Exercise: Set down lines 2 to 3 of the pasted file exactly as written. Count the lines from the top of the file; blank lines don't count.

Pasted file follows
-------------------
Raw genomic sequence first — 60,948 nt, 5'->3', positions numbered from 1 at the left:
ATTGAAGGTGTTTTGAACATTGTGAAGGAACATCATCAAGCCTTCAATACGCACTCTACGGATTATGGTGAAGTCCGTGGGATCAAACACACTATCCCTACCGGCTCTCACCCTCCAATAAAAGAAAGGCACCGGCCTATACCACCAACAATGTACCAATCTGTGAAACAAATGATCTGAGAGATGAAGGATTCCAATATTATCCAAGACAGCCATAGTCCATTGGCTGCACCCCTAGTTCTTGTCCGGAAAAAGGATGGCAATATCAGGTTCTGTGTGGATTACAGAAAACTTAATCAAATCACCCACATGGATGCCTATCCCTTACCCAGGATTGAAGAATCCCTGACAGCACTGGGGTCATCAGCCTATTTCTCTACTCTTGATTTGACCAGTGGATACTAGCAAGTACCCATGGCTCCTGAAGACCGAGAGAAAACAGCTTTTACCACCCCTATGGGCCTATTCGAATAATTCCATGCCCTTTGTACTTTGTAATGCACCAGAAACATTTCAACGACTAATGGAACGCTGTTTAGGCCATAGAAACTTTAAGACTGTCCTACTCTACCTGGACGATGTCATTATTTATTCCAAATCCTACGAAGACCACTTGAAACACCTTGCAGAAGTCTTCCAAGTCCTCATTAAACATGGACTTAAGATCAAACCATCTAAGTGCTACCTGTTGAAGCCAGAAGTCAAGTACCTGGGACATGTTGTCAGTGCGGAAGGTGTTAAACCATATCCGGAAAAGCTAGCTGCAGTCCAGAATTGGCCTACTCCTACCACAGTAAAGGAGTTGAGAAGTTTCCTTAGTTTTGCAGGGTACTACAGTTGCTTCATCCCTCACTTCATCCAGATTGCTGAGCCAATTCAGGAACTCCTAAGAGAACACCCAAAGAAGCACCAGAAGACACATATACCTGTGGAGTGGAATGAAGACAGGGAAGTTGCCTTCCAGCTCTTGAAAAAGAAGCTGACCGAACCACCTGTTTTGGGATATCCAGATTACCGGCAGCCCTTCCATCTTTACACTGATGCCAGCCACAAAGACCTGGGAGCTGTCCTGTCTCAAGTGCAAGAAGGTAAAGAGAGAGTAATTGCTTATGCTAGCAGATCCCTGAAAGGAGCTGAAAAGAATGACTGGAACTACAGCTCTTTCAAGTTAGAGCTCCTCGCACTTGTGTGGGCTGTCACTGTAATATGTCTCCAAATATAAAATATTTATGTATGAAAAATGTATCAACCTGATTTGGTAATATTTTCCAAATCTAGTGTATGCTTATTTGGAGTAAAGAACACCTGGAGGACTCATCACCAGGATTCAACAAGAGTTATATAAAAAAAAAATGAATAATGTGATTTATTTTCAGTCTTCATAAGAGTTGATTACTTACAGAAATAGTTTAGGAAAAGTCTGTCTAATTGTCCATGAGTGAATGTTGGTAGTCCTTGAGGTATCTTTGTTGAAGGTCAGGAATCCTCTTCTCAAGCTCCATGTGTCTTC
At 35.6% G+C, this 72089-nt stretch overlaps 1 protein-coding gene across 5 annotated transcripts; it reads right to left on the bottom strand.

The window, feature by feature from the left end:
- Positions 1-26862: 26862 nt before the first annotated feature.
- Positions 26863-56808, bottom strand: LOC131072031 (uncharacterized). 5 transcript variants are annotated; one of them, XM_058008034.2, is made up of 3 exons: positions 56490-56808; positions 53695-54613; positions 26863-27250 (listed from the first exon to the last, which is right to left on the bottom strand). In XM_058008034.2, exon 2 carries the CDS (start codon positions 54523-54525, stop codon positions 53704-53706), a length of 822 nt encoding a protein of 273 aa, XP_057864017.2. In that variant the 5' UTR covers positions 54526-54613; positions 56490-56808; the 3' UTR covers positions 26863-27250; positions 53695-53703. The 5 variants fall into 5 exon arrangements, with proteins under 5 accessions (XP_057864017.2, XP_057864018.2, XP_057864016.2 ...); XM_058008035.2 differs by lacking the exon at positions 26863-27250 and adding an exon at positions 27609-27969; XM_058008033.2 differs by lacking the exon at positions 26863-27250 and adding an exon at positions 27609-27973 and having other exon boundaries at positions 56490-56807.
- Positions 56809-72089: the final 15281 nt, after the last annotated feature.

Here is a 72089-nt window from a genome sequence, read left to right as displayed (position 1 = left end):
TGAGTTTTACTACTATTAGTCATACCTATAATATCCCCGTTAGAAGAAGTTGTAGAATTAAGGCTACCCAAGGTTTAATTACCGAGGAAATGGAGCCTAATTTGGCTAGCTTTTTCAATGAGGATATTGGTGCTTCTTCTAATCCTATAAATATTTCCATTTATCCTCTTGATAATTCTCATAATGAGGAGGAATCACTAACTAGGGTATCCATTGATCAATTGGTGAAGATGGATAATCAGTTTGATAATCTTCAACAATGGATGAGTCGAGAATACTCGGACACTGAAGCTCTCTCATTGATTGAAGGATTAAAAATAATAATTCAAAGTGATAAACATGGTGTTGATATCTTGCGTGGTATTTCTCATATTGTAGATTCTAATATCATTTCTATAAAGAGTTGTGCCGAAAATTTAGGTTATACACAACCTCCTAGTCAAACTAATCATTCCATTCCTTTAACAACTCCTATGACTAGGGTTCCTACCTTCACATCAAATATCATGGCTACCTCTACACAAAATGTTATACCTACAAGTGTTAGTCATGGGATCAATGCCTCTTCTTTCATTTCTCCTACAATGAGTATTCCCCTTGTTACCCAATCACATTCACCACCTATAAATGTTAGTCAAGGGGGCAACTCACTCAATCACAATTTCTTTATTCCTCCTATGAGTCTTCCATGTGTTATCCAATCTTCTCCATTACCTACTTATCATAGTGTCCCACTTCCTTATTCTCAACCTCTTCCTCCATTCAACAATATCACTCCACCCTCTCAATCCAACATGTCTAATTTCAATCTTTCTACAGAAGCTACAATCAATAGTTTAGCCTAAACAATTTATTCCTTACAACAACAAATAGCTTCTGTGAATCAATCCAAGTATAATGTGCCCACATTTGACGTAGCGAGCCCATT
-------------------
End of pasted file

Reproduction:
ATTGAAGGTGTTTTGAACATTGTGAAGGAACATCATCAAGCCTTCAATACGCACTCTACGGATTATGGTGAAGTCCGTGGGATCAAACACACTATCCCTACCGGCTCTCACCCTCCAATAAAAGAAAGGCACCGGCCTATACCACCAACAATGTACCAATCTGTGAAACAAATGATCTGAGAGATGAAGGATTCCAATATTATCCAAGACAGCCATAGTCCATTGGCTGCACCCCTAGTTCTTGTCCGGAAAAAGGATGGCAATATCAGGTTCTGTGTGGATTACAGAAAACTTAATCAAATCACCCACATGGATGCCTATCCCTTACCCAGGATTGAAGAATCCCTGACAGCACTGGGGTCATCAGCCTATTTCTCTACTCTTGATTTGACCAGTGGATACTAGCAAGTACCCATGGCTCCTGAAGACCGAGAGAAAACAGCTTTTACCACCCCTATGGGCCTATTCGAATAATTCCATGCCCTTTGTACTTTGTAATGCACCAGAAACATTTCAACGACTAATGGAACGCTGTTTAGGCCATAGAAACTTTAAGACTGTCCTACTCTACCTGGACGATGTCATTATTTATTCCAAATCCTACGAAGACCACTTGAAACACCTTGCAGAAGTCTTCCAAGTCCTCATTAAACATGGACTTAAGATCAAACCATCTAAGTGCTACCTGTTGAAGCCAGAAGTCAAGTACCTGGGACATGTTGTCAGTGCGGAAGGTGTTAAACCATATCCGGAAAAGCTAGCTGCAGTCCAGAATTGGCCTACTCCTACCACAGTAAAGGAGTTGAGAAGTTTCCTTAGTTTTGCAGGGTACTACAGTTGCTTCATCCCTCACTTCATCCAGATTGCTGAGCCAATTCAGGAACTCCTAAGAGAACACCCAAAGAAGCACCAGAAGACACATATACCTGTGGAGTGGAATGAAGACAGGGAAGTTGCCTTCCAGCTCTTGAAAAAGAAGCTGACCGAACCACCTGTTTTGGGATATCCAGATTACCGGCAGCCCTTCCATCTTTACACTGATGCCAGCCACAAAGACCTGGGAGCTGTCCTGTCTCAAGTGCAAGAAGGTAAAGAGAGAGTAATTGCTTATGCTAGCAGATCCCTGAAAGGAGCTGAAAAGAATGACTGGAACTACAGCTCTTTCAAGTTAGAGCTCCTCGCACTTGTGTGGGCTGTCACTGTAATATGTCTCCAAATATAAAATATTTATGTATGAAAAATGTATCAACCTGATTTGGTAATATTTTCCAAATCTAGTGTATGCTTATTTGGAGTAAAGAACACCTGGAGGACTCATCACCAGGATTCAACAAGAGTTATATAAAAAAAAAATGAATAATGTGATTTATTTTCAGTCTTCATAAGAGTTGATTACTTACAGAAATAGTTTAGGAAAAGTCTGTCTAATTGTCCATGAGTGAATGTTGGTAGTCCTTGAGGTATCTTTGTTGAAGGTCAGGAATCCTCTTCTCAAGCTCCATGTGTCTTC
At 35.6% G+C, this 72089-nt stretch overlaps 1 protein-coding gene across 5 annotated transcripts; it reads right to left on the bottom strand.